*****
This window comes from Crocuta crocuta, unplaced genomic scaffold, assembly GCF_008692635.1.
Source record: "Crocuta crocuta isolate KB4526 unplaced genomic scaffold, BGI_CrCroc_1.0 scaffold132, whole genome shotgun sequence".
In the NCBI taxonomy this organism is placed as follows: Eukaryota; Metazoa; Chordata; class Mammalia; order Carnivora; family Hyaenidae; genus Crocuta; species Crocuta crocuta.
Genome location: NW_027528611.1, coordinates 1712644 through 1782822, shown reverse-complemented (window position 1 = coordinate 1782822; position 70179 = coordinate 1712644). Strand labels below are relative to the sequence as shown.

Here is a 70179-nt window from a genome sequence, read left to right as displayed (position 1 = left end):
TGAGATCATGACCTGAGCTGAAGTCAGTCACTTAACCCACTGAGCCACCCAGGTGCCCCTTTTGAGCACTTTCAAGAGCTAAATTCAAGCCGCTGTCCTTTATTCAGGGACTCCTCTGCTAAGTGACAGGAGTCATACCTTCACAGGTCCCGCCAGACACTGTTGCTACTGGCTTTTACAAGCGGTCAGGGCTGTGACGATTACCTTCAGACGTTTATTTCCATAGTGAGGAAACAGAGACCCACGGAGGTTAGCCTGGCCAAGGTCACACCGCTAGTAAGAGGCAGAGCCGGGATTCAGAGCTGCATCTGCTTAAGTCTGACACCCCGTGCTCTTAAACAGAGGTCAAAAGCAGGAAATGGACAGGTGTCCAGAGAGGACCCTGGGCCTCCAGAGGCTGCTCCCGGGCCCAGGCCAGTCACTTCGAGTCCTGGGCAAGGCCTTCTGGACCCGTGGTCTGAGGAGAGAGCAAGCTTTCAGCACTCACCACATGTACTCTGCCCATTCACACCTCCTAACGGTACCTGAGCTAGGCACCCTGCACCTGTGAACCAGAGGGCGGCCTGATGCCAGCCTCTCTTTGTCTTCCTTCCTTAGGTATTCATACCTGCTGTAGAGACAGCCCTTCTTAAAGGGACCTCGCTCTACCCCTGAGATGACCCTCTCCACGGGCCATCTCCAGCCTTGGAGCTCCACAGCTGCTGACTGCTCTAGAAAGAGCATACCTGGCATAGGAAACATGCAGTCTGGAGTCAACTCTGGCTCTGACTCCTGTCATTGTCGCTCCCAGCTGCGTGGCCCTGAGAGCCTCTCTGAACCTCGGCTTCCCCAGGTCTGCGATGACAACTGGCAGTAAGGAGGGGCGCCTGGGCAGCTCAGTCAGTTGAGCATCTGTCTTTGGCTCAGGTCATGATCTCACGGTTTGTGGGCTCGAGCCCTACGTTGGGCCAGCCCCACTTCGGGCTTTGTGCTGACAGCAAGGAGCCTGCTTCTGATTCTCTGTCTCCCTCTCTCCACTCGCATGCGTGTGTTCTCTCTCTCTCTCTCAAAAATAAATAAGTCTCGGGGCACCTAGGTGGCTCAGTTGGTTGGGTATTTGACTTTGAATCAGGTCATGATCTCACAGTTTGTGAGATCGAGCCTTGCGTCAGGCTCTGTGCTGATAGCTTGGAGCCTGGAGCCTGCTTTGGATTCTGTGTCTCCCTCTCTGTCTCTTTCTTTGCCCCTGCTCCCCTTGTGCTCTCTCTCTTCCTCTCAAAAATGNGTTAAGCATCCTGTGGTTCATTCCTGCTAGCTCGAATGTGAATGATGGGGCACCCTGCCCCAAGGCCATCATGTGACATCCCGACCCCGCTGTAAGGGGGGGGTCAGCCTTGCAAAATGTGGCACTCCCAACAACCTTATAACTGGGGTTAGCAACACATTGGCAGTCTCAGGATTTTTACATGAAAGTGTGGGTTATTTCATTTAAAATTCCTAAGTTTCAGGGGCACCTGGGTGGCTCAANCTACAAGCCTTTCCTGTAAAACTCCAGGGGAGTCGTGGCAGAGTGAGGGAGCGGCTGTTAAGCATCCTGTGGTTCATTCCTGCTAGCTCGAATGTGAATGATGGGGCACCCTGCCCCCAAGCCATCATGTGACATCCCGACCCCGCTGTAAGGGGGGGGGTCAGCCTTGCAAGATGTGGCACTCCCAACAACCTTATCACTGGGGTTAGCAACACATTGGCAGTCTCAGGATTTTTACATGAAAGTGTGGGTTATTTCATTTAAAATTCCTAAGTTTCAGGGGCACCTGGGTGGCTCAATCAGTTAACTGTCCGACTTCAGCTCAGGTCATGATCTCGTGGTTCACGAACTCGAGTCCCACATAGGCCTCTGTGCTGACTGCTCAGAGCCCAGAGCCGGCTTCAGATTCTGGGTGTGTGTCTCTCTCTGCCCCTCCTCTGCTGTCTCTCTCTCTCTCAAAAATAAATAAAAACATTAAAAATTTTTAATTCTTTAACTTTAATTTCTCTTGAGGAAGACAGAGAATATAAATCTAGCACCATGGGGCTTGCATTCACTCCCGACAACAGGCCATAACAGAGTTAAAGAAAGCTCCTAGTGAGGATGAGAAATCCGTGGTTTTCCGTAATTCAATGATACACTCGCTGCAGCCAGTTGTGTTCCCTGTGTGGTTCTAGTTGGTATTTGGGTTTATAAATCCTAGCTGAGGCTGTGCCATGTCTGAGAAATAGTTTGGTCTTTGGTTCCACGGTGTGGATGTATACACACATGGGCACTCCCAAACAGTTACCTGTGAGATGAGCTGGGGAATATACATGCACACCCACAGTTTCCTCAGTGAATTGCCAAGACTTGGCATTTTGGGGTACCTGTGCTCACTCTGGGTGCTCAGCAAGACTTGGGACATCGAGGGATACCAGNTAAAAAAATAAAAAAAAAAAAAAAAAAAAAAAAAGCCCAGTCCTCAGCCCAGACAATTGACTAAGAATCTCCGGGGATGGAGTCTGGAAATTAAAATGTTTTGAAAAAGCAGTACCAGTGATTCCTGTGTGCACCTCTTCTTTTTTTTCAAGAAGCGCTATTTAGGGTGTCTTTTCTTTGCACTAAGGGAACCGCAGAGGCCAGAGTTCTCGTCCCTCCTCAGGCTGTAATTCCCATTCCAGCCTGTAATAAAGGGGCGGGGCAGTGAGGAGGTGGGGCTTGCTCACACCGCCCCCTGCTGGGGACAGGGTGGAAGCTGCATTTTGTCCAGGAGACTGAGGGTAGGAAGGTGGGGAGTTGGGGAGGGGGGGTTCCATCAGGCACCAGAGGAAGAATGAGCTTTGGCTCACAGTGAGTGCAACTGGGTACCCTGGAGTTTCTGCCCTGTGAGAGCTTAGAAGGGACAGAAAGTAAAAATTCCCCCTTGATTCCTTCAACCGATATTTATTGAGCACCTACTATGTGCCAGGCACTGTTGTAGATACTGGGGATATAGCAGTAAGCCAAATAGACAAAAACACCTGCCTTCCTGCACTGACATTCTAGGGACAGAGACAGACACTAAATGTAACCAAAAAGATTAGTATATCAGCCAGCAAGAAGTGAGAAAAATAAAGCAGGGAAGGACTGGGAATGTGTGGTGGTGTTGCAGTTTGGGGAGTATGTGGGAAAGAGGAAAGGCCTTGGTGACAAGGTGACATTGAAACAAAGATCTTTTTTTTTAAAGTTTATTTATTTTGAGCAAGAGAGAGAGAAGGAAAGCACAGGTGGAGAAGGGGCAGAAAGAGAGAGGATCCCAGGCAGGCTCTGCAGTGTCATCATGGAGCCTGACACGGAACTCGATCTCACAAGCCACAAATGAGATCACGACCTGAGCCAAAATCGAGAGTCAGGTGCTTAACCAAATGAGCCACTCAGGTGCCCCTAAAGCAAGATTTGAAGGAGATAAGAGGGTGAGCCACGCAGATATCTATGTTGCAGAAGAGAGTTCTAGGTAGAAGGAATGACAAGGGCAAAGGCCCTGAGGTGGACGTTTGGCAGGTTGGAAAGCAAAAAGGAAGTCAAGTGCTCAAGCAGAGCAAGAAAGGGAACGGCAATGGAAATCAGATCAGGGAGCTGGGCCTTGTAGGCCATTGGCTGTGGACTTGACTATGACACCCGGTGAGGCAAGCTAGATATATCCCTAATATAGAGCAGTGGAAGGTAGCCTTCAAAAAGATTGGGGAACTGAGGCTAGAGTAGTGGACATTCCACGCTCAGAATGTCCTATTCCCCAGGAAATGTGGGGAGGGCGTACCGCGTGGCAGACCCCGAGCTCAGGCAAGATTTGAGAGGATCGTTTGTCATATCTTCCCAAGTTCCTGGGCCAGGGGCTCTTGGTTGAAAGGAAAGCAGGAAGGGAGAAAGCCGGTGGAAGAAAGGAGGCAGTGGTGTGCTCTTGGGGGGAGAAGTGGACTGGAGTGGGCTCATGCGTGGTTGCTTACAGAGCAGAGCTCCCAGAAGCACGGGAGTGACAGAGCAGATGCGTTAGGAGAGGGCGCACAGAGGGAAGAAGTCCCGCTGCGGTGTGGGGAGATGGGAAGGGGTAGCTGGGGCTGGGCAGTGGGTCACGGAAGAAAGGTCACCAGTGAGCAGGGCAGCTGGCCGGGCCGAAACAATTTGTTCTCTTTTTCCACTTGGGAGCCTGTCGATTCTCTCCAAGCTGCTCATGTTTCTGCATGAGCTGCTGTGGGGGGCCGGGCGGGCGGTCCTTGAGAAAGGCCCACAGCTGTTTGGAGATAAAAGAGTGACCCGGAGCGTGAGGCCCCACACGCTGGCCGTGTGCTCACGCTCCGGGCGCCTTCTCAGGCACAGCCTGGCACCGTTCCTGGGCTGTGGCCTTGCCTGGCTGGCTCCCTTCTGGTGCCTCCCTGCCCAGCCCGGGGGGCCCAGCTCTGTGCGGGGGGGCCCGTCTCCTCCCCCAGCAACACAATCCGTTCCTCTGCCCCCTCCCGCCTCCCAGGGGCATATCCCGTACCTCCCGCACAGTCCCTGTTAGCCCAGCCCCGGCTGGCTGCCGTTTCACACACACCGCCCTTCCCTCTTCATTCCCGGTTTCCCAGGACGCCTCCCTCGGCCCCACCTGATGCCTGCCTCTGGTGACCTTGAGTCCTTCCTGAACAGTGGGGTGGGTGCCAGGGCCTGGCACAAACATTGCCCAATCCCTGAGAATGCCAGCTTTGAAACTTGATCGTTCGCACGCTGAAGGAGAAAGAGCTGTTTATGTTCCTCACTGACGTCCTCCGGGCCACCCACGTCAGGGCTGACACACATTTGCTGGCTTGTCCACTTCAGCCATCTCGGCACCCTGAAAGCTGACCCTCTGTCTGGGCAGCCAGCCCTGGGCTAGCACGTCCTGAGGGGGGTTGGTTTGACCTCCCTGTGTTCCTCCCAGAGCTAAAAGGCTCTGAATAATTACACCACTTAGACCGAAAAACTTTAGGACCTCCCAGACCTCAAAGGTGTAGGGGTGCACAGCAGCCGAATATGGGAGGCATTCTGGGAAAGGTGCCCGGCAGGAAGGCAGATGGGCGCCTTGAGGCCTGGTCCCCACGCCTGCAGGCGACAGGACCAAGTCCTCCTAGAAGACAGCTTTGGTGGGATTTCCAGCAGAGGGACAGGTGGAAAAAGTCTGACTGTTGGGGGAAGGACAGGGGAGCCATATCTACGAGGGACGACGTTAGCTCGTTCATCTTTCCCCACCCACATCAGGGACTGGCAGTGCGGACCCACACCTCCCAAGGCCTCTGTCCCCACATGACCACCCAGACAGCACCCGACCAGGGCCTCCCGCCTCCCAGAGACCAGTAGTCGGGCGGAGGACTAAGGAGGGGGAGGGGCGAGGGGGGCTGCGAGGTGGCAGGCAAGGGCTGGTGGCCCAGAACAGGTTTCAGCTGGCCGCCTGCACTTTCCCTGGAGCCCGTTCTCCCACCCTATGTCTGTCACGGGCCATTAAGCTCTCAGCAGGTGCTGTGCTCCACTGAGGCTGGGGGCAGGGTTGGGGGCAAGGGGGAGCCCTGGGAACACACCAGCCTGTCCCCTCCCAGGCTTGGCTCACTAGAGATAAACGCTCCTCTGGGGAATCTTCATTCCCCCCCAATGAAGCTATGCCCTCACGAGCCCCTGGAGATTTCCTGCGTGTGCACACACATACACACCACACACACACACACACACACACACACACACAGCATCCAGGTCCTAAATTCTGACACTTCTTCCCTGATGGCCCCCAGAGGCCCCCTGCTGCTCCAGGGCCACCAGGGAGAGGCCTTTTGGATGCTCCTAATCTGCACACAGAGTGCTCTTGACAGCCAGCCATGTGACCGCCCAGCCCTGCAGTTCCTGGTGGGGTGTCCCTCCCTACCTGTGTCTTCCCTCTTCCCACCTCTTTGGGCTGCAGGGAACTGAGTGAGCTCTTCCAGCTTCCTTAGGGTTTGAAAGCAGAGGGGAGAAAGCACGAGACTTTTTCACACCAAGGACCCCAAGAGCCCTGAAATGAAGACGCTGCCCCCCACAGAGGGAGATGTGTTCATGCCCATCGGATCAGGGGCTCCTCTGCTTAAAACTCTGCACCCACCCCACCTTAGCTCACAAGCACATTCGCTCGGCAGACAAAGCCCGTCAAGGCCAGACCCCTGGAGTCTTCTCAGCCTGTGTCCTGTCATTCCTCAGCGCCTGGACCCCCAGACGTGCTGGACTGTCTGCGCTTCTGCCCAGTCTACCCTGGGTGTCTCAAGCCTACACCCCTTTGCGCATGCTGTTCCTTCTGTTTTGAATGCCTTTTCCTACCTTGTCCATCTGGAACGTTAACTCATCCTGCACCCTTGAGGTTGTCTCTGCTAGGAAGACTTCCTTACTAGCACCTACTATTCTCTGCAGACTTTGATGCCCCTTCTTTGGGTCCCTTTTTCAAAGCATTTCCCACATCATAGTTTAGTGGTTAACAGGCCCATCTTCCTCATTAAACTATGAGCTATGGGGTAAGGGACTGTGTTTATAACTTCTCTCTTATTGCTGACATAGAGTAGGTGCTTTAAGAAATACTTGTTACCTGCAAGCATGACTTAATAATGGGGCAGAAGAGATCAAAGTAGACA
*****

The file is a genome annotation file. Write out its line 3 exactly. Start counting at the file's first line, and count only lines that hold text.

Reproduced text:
In the NCBI taxonomy this organism is placed as follows: Eukaryota; Metazoa; Chordata; class Mammalia; order Carnivora; family Hyaenidae; genus Crocuta; species Crocuta crocuta.